This is part of my Letters To My 20-Year-Old Self.
The odds of going to the store for a loaf of bread and coming out with only a loaf of bread are three billion to one.
— Erma Bombeck
You waste so much money going grocery shopping every few days. You don’t have a shopping list, so you come home with gummy bears, Reese’s Peanut Butter Cups, and Doritos. Fruit pies but no actual fruit.
This is stupid. Just stop.
Start a shopping list and add things as you think of them. Only go shopping on Saturday morning when you’re the most rested and the least likely to buy a king size Snickers. Lastly, before you shop, rewrite your list and group items by their aisle. (Or use a digital list.)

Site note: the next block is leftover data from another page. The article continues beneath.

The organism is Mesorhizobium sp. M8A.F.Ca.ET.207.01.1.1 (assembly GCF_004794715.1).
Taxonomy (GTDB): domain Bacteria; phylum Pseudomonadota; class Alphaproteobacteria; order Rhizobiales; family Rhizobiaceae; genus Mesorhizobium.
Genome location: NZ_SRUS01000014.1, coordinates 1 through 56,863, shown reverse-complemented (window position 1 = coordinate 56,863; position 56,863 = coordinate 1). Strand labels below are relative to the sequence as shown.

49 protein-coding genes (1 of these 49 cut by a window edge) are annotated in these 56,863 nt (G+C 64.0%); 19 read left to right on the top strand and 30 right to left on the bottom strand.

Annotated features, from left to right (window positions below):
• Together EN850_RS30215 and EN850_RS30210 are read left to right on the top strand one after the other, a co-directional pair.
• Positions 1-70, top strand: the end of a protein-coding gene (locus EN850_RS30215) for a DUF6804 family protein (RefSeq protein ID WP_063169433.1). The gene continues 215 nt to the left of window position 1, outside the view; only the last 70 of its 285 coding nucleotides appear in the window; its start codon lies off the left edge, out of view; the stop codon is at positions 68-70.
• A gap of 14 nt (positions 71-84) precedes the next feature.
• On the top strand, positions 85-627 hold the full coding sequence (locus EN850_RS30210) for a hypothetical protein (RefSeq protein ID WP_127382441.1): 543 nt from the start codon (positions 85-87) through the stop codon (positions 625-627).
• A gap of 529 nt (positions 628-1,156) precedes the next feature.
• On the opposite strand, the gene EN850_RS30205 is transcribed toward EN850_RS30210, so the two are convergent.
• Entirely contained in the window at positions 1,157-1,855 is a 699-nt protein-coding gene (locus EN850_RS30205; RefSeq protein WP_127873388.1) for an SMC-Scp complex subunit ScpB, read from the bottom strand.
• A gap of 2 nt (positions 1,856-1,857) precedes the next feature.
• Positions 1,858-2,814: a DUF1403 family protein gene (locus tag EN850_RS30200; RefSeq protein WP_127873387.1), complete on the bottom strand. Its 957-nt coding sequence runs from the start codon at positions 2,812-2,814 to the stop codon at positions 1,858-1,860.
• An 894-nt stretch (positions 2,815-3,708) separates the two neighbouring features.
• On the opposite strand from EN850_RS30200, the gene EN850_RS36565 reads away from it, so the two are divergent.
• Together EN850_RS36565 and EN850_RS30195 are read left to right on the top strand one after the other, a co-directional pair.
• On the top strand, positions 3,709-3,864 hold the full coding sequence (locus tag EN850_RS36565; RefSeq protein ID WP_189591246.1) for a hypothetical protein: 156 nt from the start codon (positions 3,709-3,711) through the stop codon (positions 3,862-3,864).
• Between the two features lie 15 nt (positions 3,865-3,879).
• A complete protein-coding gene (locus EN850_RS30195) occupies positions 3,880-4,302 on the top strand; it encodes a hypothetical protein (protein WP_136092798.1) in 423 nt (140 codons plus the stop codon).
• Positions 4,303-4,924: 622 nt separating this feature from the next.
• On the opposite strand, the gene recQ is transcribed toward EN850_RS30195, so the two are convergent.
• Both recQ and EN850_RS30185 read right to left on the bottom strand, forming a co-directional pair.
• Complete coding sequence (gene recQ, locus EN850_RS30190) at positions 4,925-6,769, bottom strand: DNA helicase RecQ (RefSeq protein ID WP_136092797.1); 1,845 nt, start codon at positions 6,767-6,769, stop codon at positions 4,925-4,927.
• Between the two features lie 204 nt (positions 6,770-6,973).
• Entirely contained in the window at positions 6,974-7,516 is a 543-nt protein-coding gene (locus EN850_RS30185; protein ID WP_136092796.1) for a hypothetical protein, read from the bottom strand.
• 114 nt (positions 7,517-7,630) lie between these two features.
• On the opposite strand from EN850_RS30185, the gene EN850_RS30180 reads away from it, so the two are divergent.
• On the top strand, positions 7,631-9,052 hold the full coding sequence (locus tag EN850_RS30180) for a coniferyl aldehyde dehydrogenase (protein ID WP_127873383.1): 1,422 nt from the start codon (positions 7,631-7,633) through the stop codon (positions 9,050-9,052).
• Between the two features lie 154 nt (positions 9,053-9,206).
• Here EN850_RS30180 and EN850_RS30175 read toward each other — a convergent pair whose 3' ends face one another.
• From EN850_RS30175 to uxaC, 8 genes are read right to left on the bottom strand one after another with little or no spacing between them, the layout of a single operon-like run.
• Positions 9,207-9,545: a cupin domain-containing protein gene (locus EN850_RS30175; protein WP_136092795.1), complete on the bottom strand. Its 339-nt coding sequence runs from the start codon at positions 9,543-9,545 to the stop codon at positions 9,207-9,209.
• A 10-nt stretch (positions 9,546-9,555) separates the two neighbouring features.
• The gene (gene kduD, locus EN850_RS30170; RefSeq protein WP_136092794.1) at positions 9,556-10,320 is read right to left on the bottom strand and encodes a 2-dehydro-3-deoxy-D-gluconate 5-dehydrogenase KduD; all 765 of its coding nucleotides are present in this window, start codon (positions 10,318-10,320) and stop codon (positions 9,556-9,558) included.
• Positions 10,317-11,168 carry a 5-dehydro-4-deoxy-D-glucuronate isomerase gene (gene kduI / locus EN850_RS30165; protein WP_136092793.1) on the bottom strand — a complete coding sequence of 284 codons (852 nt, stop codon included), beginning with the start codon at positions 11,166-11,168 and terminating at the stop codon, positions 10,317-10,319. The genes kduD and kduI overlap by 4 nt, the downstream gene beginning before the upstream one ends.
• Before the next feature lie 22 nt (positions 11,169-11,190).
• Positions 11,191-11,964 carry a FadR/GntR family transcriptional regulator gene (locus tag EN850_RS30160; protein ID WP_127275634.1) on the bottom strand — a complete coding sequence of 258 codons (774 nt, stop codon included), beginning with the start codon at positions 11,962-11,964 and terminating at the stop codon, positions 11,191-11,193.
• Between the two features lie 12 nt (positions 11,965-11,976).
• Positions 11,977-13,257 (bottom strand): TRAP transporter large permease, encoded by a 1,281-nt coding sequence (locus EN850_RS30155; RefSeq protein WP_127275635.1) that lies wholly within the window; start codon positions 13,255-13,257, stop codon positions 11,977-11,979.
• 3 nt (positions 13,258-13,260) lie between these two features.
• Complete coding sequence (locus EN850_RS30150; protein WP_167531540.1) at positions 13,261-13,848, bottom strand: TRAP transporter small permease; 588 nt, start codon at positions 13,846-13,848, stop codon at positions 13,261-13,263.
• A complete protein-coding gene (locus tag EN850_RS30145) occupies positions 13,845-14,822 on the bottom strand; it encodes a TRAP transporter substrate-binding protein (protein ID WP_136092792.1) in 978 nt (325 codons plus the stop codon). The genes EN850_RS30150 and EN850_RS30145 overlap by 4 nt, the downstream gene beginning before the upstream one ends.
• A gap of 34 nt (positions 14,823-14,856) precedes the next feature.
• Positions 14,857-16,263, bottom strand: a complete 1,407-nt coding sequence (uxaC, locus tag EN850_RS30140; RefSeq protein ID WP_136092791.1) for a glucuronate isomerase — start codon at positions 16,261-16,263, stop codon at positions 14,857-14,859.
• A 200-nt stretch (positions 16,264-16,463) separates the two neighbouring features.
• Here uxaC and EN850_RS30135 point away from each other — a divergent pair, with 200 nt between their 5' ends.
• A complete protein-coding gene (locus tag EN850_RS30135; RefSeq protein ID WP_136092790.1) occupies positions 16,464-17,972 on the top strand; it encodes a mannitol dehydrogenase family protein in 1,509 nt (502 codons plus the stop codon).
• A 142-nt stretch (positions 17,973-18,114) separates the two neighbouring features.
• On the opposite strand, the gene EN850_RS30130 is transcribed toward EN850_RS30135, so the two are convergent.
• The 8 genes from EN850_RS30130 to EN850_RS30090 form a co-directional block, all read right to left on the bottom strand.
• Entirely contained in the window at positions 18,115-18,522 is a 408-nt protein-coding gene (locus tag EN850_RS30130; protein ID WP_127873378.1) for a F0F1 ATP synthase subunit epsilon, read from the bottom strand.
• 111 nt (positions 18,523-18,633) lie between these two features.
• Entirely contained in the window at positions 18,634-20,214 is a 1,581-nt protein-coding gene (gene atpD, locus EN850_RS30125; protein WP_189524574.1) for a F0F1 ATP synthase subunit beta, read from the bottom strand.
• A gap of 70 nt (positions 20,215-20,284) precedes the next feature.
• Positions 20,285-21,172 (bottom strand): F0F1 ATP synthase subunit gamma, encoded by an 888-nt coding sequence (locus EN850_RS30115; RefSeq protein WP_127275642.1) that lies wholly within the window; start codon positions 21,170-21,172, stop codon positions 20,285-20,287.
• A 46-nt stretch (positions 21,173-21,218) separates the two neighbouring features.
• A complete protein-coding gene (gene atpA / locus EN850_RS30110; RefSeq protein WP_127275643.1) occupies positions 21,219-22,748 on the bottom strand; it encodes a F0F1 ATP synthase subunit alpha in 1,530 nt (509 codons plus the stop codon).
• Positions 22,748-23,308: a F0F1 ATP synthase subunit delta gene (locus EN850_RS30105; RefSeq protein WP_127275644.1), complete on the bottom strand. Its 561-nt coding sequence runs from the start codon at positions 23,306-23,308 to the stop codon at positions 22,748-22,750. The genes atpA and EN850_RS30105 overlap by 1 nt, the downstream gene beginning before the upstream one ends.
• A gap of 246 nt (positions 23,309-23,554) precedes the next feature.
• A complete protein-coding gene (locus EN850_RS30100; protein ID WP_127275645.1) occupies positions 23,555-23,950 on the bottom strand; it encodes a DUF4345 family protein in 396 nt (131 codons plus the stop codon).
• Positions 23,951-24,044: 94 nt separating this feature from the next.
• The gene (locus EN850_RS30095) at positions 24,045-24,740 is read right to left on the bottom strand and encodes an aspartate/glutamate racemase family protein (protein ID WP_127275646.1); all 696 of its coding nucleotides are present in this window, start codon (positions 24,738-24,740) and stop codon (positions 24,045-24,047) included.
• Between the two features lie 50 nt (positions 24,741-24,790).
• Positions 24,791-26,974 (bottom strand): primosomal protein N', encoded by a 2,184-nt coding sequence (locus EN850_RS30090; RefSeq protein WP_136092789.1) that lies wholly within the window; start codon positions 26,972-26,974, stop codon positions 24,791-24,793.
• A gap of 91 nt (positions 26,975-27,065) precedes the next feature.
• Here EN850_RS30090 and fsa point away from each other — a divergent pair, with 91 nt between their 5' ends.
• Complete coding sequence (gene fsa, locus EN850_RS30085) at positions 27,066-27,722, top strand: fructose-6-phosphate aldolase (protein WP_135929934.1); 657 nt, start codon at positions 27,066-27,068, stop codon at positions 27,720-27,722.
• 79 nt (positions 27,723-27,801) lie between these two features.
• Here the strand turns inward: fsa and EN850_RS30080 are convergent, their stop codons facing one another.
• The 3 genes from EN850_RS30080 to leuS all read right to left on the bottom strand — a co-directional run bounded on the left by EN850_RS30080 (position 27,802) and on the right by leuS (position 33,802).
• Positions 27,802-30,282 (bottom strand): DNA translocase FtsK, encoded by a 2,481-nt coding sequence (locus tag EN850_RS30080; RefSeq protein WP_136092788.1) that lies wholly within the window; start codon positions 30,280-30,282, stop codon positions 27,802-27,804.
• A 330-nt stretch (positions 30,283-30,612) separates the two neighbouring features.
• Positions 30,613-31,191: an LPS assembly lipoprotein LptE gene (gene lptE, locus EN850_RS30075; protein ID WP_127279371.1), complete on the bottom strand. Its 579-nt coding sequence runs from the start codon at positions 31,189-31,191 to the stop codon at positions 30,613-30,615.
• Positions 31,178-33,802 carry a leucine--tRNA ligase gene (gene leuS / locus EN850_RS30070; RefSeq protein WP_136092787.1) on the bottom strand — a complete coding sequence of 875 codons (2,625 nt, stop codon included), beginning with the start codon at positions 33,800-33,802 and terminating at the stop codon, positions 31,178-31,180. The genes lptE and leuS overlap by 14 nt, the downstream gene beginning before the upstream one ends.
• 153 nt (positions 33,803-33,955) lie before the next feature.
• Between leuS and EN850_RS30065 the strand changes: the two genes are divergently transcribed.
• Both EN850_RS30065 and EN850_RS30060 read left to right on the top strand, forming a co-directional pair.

Operating this way has four benefits:
1. During the week, when you run out of fettuccine, you don’t have to remember it later. Just add it to the list. As David Allen said, “Your mind is for having ideas, not holding them.”
2. No more forgetting things while at the store. No more, “I’m forgetting something, but I don’t know what” moments as you leave.
3. You spend less time in the store and encounter fewer temptations (lemon meringue pie!) because you grouped items by aisle.
4. You go shopping less often, which means fewer impulse buys, like jalapeño kettle chips. Less junk in your house means less junk in your body.
Lastly, keep lists for stores you visit less often, e.g., Costco, Home Depot, and The Dollar Store.
Make a shopping list. Add things as you think of them. And group them by aisle.